updated 05:50 pm EDT, Tue November 1, 2011
Apple contacts say Cook changing some parts as CEO
Recently appointed Apple CEO Tim Cook is making some, though not fundamental, changes in the approach to management over the late Steve Jobs, insiders disclosed Tuesday. While he's already known to more actively contact staff, the Wall Street Journal sources also understood that he was overseeing tasks common to CEOs but which Jobs had seldom involved himself with, such as corporate reporting and promotions. Cook is described as more "accessible" and, during Jobs' second tenure, was often an advisor on how to approach the co-founder on a given subject.
The promotion of Eddy Cue to oversee the Internet Software group was one of Cook's first moves.
His biggest change so far has been in the education division. While the group has for years operated somewhat outside of Apple's usual structure, the CEO split the group into marketing and sales sections that were folded into their relevant parts of the company, one of the sources said. Well-known Senior VP of Worldwide Product Marketing Phil Schiller and sales channel VP John Brandon now have more responsibility, while the education lead John Couch talks to Schiller rather than Cook directly.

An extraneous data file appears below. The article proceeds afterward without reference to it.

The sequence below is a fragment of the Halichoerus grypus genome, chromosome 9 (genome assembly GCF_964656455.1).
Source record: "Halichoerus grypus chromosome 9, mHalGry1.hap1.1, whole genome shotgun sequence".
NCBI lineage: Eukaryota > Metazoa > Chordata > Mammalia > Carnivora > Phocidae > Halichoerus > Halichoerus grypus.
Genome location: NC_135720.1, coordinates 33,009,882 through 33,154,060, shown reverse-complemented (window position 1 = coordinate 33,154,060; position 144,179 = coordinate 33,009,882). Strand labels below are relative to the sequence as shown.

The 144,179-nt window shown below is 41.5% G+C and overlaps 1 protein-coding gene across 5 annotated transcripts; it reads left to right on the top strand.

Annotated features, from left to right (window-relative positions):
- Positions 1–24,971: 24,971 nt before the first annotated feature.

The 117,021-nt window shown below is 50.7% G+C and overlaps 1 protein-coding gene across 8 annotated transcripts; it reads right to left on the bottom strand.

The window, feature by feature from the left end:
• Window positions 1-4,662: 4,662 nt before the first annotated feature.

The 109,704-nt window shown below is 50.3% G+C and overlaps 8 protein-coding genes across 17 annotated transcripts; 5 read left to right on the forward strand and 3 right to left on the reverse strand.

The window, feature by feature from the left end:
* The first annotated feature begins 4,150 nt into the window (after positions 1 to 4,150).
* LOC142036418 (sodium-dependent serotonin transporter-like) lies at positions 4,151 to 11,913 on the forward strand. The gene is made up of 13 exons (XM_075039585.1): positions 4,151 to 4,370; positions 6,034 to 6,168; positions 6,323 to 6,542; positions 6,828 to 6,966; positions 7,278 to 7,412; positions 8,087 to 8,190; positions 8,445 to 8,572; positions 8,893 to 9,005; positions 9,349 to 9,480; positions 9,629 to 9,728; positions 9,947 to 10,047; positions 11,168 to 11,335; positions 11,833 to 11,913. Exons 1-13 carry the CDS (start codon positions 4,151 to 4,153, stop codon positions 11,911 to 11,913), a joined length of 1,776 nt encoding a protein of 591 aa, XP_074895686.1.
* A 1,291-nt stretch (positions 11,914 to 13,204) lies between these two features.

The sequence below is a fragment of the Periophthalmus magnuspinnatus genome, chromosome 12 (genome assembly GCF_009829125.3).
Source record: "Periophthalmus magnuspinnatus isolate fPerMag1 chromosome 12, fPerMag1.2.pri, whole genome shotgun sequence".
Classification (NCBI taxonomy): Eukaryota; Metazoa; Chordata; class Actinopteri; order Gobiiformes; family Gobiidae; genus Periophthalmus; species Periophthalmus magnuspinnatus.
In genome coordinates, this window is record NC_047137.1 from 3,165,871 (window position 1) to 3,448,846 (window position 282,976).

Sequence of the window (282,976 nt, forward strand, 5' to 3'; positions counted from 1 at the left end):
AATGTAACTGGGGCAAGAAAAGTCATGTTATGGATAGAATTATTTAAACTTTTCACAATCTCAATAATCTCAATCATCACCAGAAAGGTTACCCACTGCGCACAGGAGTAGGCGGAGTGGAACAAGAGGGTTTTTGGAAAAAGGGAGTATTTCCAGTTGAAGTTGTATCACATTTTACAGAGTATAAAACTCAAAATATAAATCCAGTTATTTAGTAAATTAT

The change may be one of the few while Cook is in front, according to those who claim to know him. Although not the instigator, he reportedly shares Jobs' view of the importance of product development and of keeping products as secret as possible until genuinely ready to launch. Apple is considered relatively uncommon among other companies its size, many of whom often telegraph product plans months in advance to please corporate customers and shareholders, but which risk both losing anticipation as well as the possibility of changing or cancelling a product before it ships.
By necessity, Cook may have to change how some of the ideas at the company get started. Both Jobs and Cook's associates have said he's "not a product guy" and may leave more of the decision making to the Senior VPs, such as Jonathan Ive. Investors have also hoped for cash dividends and stock buybacks, which Cook is rumored to be considering, although sustained share growth has reduced calls for Apple to directly pay shareholders.